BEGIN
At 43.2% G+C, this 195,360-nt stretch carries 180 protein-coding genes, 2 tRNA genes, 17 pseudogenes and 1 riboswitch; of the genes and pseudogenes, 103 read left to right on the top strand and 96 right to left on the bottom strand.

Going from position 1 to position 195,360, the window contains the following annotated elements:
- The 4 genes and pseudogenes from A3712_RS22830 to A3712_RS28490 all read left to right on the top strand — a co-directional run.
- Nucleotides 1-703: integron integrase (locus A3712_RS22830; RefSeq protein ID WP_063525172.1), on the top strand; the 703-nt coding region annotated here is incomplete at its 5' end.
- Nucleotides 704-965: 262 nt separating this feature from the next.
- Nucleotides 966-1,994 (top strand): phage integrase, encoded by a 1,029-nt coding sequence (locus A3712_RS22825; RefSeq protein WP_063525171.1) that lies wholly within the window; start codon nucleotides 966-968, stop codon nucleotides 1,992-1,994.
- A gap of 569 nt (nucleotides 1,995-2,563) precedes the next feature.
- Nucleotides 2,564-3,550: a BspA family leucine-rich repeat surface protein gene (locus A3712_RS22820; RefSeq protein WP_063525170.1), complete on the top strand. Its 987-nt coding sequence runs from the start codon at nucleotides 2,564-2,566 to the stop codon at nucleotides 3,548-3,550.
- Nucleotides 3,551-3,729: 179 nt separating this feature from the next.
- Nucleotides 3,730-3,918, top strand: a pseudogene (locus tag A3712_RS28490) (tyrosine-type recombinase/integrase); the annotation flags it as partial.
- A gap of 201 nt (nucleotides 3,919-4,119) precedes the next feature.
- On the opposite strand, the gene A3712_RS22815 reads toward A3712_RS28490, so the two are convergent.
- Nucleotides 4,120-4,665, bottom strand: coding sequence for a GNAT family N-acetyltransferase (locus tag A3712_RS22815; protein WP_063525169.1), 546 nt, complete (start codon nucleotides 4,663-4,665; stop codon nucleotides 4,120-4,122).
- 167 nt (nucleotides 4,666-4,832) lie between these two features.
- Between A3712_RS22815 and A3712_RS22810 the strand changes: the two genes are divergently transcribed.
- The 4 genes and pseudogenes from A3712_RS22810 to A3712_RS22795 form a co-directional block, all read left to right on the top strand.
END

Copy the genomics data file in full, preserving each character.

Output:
At 43.2% G+C, this 195,360-nt stretch carries 180 protein-coding genes, 2 tRNA genes, 17 pseudogenes and 1 riboswitch; of the genes and pseudogenes, 103 read left to right on the top strand and 96 right to left on the bottom strand.

Going from position 1 to position 195,360, the window contains the following annotated elements:
- The 4 genes and pseudogenes from A3712_RS22830 to A3712_RS28490 all read left to right on the top strand — a co-directional run.
- Nucleotides 1-703: integron integrase (locus A3712_RS22830; RefSeq protein ID WP_063525172.1), on the top strand; the 703-nt coding region annotated here is incomplete at its 5' end.
- Nucleotides 704-965: 262 nt separating this feature from the next.
- Nucleotides 966-1,994 (top strand): phage integrase, encoded by a 1,029-nt coding sequence (locus A3712_RS22825; RefSeq protein WP_063525171.1) that lies wholly within the window; start codon nucleotides 966-968, stop codon nucleotides 1,992-1,994.
- A gap of 569 nt (nucleotides 1,995-2,563) precedes the next feature.
- Nucleotides 2,564-3,550: a BspA family leucine-rich repeat surface protein gene (locus A3712_RS22820; RefSeq protein WP_063525170.1), complete on the top strand. Its 987-nt coding sequence runs from the start codon at nucleotides 2,564-2,566 to the stop codon at nucleotides 3,548-3,550.
- Nucleotides 3,551-3,729: 179 nt separating this feature from the next.
- Nucleotides 3,730-3,918, top strand: a pseudogene (locus tag A3712_RS28490) (tyrosine-type recombinase/integrase); the annotation flags it as partial.
- A gap of 201 nt (nucleotides 3,919-4,119) precedes the next feature.
- On the opposite strand, the gene A3712_RS22815 reads toward A3712_RS28490, so the two are convergent.
- Nucleotides 4,120-4,665, bottom strand: coding sequence for a GNAT family N-acetyltransferase (locus tag A3712_RS22815; protein WP_063525169.1), 546 nt, complete (start codon nucleotides 4,663-4,665; stop codon nucleotides 4,120-4,122).
- 167 nt (nucleotides 4,666-4,832) lie between these two features.
- Between A3712_RS22815 and A3712_RS22810 the strand changes: the two genes are divergently transcribed.
- The 4 genes and pseudogenes from A3712_RS22810 to A3712_RS22795 form a co-directional block, all read left to right on the top strand.